Liquid damage evident in the opening pages of the Exeter Book

What It’s Like to Touch the Past

I know that some folks don’t quite get the attraction. Old, dusty books aren’t everyone’s bag and I get that. Old, dusty books in languages that no one speaks anymore are even worse. That’s why when I tell people that I got to work with Exeter Dean & Chapter MS 3501 last week, I usually make the point of telling them that it would be like working close-up on the Mona Lisa…if the Mona Lisa were 550 years older and only three other works by da Vinci still existed. That kind of information makes clear how remarkable and rare this manuscript is and what it means to our collective cultural heritage.

Most of what I did while I was working on the Exeter Book will be something I write about in the dissertation. I don’t want to get ahead of myself and write something here that would be more useful to me there, so I’m not going to talk about that in this post. Instead, I want to talk briefly about what it’s like to come face-to-face with the object that I have spent the last several years studying, and which contains the exclusive original copy of my favorite work of literature of all time: The Wanderer.

As I sat in the reading room of the Library at Exeter Cathedral, I thought I’d be nervous. It’s a lot like meeting your hero: here’s something you have spent a lot of time thinking about, even though reciprocity is completely impossible, and regardless of what you do, you know you’ll remember your interactions forever. Strangely, though, I was calm. I had done a lot of work to get where I was; I had already provided my reasoning for seeing the manuscript and had been approved, and I had just handed over the letter of introduction from one of my committee members, which had been accepted without question, meaning that I was in. I could do this. There was no reason I would not to be able to see the Exeter Book.

Then the librarian brought in a wooden box, opened it up, and took out a book in a modern binding. He told me that many people who work with the book are surprised; they expected an original binding on the Book, although I knew that binding was long since removed; there was a reason the first pages were marred by liquid damage and cut marks and the back had suffered a burn that penetrated through over a dozen leaves. He reached over, grabbed a pillow filled with loose foam beads, and pressed the two-inch spine of the book into it so that it rested in a valley, giving the sides of the book the angled support they would need.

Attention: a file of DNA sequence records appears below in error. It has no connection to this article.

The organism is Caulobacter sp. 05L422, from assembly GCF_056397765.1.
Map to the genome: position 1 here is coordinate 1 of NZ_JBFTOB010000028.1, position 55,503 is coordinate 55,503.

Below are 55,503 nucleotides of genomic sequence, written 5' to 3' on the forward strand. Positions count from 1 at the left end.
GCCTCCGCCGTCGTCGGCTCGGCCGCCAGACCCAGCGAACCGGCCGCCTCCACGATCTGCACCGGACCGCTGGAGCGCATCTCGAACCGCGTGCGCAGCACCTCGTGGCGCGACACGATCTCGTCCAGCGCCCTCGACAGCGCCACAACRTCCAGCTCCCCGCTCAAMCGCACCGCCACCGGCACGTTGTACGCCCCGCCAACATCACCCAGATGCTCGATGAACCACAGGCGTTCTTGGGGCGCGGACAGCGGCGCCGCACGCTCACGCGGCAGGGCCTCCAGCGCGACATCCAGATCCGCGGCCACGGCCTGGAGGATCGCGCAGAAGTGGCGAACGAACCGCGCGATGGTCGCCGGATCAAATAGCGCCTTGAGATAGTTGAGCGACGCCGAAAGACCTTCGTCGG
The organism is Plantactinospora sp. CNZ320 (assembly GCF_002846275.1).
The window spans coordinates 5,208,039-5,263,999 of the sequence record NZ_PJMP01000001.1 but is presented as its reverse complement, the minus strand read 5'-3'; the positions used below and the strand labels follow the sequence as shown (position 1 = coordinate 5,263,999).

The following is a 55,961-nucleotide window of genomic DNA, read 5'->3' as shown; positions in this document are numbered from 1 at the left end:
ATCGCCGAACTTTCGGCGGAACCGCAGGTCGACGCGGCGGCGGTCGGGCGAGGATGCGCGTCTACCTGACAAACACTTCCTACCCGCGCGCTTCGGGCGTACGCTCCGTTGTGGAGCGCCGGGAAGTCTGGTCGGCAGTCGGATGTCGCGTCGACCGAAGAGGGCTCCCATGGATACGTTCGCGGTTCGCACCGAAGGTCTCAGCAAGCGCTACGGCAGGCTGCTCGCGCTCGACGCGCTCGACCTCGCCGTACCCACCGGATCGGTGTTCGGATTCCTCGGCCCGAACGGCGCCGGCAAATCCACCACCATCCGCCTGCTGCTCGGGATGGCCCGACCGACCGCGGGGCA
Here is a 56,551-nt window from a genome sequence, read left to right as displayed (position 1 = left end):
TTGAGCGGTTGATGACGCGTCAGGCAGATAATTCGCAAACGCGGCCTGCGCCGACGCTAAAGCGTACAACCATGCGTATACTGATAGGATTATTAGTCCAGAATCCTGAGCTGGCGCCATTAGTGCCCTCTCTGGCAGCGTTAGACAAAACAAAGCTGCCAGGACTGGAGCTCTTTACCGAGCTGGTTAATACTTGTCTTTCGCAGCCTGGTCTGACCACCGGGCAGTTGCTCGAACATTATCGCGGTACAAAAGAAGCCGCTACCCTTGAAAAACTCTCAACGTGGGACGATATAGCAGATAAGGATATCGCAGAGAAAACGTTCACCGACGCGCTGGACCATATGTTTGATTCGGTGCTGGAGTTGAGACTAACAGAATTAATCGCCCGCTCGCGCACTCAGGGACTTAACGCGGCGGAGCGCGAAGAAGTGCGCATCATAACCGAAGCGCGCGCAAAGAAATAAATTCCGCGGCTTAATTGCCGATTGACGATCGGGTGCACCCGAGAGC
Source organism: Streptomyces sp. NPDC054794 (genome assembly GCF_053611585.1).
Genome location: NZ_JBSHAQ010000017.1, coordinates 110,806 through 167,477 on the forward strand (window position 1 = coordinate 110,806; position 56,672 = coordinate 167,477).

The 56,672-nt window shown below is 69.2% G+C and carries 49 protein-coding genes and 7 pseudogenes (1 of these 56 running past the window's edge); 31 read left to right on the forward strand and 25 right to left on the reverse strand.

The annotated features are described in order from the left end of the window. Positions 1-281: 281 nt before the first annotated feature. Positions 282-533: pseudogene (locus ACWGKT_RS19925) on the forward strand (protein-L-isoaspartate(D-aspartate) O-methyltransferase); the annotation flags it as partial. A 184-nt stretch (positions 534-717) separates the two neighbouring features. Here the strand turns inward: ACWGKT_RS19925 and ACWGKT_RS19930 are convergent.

When he opened the book and turned to the first page of the Exeter Book proper, I’m pretty sure I gasped. The first leaf of the manuscript was a deep and translucent brown. The circular stain that marked where a bowl of glue had long ago overflowed was less a discoloration and more of a raised, three-dimensional warp of the page. The writing was nearly illegible. The score marks were scattered and deep. The leaf was noticeably less flexible than those that came after it, although they, too, displayed a great deal of damage from the liquid seeping through.

It was surreal. On one hand, a large part of me was screaming that this was far too important an artifact to just let anyone like me handle it, willy-nilly like this. How could they possibly be so foolish as to let me in here? To bring the book right to me? On the other hand, I proceeded to work through the manuscript, noting what I needed to see and taking care to always act with the discipline and method that my sponsor had taught me years ago.

I saw the difference between the smooth and the hair sides of the parchment. I saw the prick marks and the ruling, and how such features varied from leaf to leaf, gathering to gathering. I saw how the light shone off of the smooth side, how the hair follicles were visible on the hair side, and how clear, distinct, and sharp each of the letters were. I felt the smooth, unmarked margins of the page and their springy edges as I worked. I was witness to its solidity and presence.

The librarian and I joked about the experience, the manuscript, and the text. He told me that they call it “Fred.” I’m not sure if he was pulling my leg or if they really do talk about the most important surviving book of early English poetry like it’s a middle-aged filing clerk, but I hope it’s the latter.

Then, before I knew it, it was time to put “Fred” away for the day. I needed to look around the Cathedral grounds yet, to put a physical location to the Book‘s existence in my own mind. I quickly performed a scan of the book, showed the staff what I had done, and then headed off with the head librarian for a tour of the Library’s history.

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